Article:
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Assoc Press covers WTO video game

May 29, 2001 ASSOCIATED PRESS
Those Seattle WTO riots? It's just a game now, folks

TACOMA - If you missed the riots and protests at the World Trade Organization meeting in Seattle a year and a half ago, you may soon get another chance.
Video-game players can march down the middle of a city street to the beat of loud music, launch a rocket or brick into a storefront window, even punch out an officer in riot gear while playing "State of Emergency."
MAKING MONEY OFF THE MOVEMENT

This to me is very disturbing. There is already too much violence perpetrated through these types of video games. Now not only are they making money off of our political movement, but under mining it at the same time. Another example of coporatization it seems.

Anarchist baiting by Congresswomen in response to the release of video game (english)
by anonymous 3:45pm Tue May 29 '01
(Modified on 1:30am Fri Jun 1 '01)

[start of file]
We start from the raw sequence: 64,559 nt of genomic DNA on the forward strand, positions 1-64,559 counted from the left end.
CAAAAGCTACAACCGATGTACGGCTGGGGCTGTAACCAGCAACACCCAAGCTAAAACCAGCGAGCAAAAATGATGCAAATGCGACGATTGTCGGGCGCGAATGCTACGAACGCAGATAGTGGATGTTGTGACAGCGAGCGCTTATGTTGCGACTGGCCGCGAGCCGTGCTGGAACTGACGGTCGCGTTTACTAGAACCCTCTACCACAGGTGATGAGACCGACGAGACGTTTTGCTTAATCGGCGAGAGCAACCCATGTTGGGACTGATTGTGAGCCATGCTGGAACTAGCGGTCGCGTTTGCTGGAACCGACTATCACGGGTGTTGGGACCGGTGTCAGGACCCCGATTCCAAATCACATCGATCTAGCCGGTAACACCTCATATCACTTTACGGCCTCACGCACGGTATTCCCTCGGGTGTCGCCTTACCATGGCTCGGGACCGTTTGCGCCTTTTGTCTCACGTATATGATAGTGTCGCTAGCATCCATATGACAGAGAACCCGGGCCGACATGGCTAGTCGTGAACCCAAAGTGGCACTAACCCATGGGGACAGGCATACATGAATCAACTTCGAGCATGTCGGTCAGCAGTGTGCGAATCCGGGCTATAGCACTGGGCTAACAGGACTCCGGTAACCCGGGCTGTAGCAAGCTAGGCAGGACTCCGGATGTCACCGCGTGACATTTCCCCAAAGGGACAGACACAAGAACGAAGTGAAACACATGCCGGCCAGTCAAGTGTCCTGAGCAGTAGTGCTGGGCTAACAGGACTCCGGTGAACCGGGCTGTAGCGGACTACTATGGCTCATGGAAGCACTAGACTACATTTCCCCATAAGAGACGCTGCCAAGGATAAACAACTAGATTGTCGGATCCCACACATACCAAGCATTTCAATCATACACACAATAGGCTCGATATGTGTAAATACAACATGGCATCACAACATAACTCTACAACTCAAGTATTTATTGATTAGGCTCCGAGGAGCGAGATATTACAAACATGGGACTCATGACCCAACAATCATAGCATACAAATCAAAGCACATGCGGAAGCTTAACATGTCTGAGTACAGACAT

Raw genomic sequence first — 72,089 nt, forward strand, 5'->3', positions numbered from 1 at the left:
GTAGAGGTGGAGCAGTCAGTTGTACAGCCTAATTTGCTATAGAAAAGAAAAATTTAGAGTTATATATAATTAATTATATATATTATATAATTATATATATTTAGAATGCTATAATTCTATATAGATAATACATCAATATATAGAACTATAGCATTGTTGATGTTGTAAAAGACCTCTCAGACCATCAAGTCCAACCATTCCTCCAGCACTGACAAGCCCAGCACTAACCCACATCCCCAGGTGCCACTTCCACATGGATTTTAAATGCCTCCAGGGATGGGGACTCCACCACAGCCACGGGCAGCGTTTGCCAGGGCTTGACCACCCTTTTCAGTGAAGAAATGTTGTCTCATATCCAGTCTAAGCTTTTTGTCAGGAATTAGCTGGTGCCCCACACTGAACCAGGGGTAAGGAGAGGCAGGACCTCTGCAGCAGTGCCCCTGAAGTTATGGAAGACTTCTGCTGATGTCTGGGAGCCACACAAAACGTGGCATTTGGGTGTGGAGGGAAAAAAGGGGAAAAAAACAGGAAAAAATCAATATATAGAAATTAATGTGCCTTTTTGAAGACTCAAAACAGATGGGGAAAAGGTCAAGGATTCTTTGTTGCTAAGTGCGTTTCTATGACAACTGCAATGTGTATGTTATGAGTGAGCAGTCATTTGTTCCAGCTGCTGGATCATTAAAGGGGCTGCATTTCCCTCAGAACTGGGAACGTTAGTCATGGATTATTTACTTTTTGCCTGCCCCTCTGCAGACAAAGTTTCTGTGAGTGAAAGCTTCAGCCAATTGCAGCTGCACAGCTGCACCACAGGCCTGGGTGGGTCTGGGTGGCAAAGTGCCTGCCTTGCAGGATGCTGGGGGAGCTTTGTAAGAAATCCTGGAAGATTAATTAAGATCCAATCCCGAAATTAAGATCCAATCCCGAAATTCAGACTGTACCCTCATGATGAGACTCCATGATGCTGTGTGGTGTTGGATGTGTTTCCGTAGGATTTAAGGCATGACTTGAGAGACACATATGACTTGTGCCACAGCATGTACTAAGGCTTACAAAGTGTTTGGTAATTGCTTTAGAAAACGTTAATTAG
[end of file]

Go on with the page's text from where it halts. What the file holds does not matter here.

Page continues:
Rockstar Games revealed the game - due in October for Sony PlayStation earlier this month at the Electronic Entertainment Expo in Los Angeles.

A spokesman for Rockstar has acknowledged that the game has strong ties to the WTO riots in late 1999. Take-Two Interactive Software, parent company for Rockstar Games, was
unavailable for comment yesterday, a holiday.

May 29, 2001
Those Seattle WTO riots? It's just a game now, folks

By The Associated Press

TACOMA - If you missed the riots and protests at the World Trade Organization meeting in Seattle a year and a half ago, you may soon get another chance.
Video-game players can march down the middle of a city street to the beat of loud music, launch a rocket or brick into a storefront window, even punch out an officer in riot gear while playing "State of Emergency."

Rockstar Games revealed the game - due in October for Sony PlayStation 2 - earlier this month at the Electronic Entertainment Expo in Los Angeles.  http://www.rockstargames.com/

NO COINCIDENCE
A spokesman for Rockstar has acknowledged that the game has strong ties to the WTO riots in late 1999. Take-Two Interactive Software, parent company for Rockstar Games, was unavailable for comment yesterday, a holiday.

Some 50,000 people marched through Seattle, disrupting the WTO meeting and downtown business in protesting global issues such as human rights, labor issues and the environment.